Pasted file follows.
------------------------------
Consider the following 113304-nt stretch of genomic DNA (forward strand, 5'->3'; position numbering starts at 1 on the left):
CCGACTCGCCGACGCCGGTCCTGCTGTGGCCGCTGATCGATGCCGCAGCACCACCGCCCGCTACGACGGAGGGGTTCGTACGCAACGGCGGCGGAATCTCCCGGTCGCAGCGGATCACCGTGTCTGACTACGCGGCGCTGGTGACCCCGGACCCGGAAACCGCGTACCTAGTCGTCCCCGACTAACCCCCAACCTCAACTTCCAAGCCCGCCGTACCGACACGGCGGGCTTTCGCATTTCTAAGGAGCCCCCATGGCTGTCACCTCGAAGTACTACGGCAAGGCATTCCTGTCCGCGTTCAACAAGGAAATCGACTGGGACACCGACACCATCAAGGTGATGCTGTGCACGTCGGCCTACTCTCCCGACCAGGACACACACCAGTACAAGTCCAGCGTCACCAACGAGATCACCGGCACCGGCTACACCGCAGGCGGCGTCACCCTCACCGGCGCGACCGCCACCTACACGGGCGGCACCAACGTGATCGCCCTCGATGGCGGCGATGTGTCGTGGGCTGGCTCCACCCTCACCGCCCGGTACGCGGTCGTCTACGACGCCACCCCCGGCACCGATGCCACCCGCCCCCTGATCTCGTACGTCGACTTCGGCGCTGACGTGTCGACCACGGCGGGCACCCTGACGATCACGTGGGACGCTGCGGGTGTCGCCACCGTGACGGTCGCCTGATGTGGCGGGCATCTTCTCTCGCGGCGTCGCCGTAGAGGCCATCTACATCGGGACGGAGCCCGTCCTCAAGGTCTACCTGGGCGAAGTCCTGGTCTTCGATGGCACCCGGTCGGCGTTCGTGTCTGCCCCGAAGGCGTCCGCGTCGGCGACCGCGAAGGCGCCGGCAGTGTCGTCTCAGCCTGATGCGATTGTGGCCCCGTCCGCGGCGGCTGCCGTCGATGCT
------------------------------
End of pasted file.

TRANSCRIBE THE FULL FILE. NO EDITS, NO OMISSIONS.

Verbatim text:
Consider the following 113304-nt stretch of genomic DNA (forward strand, 5'->3'; position numbering starts at 1 on the left):
CCGACTCGCCGACGCCGGTCCTGCTGTGGCCGCTGATCGATGCCGCAGCACCACCGCCCGCTACGACGGAGGGGTTCGTACGCAACGGCGGCGGAATCTCCCGGTCGCAGCGGATCACCGTGTCTGACTACGCGGCGCTGGTGACCCCGGACCCGGAAACCGCGTACCTAGTCGTCCCCGACTAACCCCCAACCTCAACTTCCAAGCCCGCCGTACCGACACGGCGGGCTTTCGCATTTCTAAGGAGCCCCCATGGCTGTCACCTCGAAGTACTACGGCAAGGCATTCCTGTCCGCGTTCAACAAGGAAATCGACTGGGACACCGACACCATCAAGGTGATGCTGTGCACGTCGGCCTACTCTCCCGACCAGGACACACACCAGTACAAGTCCAGCGTCACCAACGAGATCACCGGCACCGGCTACACCGCAGGCGGCGTCACCCTCACCGGCGCGACCGCCACCTACACGGGCGGCACCAACGTGATCGCCCTCGATGGCGGCGATGTGTCGTGGGCTGGCTCCACCCTCACCGCCCGGTACGCGGTCGTCTACGACGCCACCCCCGGCACCGATGCCACCCGCCCCCTGATCTCGTACGTCGACTTCGGCGCTGACGTGTCGACCACGGCGGGCACCCTGACGATCACGTGGGACGCTGCGGGTGTCGCCACCGTGACGGTCGCCTGATGTGGCGGGCATCTTCTCTCGCGGCGTCGCCGTAGAGGCCATCTACATCGGGACGGAGCCCGTCCTCAAGGTCTACCTGGGCGAAGTCCTGGTCTTCGATGGCACCCGGTCGGCGTTCGTGTCTGCCCCGAAGGCGTCCGCGTCGGCGACCGCGAAGGCGCCGGCAGTGTCGTCTCAGCCTGATGCGATTGTGGCCCCGTCCGCGGCGGCTGCCGTCGATGCT